Challenging the dominant view of Hawai'i as a "melting pot paradise"-a place of ethnic tolerance and equality-Jonathan Okamura examines how ethnic inequality is structured and maintained in island society. He finds that ethnicity, not race or class, signifies difference for Hawaii's people and therefore structures their social relations. In Hawai'i, residents attribute greater social significance to the presumed cultural differences between ethnicities than to more obvious physical differences, such as skin color.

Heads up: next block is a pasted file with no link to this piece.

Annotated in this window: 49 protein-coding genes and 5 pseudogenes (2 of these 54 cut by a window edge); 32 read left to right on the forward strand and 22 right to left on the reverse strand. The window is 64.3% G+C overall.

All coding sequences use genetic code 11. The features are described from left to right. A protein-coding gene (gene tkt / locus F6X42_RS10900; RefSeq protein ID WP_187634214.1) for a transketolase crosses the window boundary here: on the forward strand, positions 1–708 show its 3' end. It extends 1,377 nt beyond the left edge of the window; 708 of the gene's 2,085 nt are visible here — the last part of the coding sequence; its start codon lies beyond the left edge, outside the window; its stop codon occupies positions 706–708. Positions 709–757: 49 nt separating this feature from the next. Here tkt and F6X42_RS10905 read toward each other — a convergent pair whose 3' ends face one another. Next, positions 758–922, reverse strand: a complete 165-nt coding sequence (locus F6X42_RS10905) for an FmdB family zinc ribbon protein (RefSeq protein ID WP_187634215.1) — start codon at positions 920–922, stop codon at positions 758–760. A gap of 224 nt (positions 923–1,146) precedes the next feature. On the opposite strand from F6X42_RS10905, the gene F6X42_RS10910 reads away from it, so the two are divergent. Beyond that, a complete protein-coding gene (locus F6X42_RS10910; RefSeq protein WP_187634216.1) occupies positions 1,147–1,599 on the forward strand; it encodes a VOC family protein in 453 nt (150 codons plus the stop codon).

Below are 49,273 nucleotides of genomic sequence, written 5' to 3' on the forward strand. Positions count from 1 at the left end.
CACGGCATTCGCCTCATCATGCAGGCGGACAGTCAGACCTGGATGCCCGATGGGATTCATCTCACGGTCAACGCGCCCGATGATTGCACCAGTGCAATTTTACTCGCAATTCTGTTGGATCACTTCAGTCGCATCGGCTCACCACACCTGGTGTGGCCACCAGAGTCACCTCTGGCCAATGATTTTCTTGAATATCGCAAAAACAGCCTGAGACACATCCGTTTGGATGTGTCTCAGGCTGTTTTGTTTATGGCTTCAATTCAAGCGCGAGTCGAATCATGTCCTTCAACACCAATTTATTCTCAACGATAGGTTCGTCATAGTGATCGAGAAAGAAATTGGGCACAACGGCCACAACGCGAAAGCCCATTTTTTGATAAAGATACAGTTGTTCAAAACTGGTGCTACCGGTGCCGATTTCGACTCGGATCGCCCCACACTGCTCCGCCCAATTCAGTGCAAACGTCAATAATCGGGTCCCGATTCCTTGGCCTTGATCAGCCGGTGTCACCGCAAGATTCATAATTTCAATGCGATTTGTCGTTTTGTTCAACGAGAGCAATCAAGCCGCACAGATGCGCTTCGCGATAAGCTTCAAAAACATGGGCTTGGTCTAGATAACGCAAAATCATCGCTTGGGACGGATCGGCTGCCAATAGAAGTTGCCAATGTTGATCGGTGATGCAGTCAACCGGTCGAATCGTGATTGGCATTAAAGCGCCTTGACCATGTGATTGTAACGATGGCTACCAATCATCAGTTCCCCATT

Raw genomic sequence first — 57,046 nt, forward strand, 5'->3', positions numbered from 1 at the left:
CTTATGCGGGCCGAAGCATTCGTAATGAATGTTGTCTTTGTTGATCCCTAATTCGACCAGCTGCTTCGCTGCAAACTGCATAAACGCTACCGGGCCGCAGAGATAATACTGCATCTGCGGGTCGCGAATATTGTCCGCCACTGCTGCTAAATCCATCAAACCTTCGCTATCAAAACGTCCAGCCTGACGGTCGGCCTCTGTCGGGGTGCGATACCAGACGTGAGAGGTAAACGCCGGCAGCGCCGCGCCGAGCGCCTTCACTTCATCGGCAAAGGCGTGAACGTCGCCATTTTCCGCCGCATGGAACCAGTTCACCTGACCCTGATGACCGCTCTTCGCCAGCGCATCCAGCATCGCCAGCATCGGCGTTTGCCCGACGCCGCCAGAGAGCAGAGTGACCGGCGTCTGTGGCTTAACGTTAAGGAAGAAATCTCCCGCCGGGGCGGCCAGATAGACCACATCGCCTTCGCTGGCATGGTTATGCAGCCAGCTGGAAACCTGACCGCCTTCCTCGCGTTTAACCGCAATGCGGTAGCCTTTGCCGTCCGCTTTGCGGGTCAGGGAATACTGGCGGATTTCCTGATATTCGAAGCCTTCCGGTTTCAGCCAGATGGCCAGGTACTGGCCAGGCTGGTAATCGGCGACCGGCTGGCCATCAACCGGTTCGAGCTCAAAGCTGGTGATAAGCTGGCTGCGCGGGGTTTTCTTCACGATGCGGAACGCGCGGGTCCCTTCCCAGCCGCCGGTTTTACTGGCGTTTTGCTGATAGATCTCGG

According to Okamura, ethnicity regulates disparities in access to resources, rewards, and privileges among ethnic groups, as he demonstrates in his analysis of socioeconomic and educational inequalities in the state. He shows that socially and economically dominant ethnic groups-Chinese Americans, Japanese Americans, and Whites-have stigmatized and subjugated the islands' other ethnic groups-especially Native Hawaiians, Filipino Americans, and Samoans. He demonstrates how ethnic stereotypes have been deployed against ethnic minorities and how these groups have contested their subordinate political and economic status by articulating new identities for themselves.
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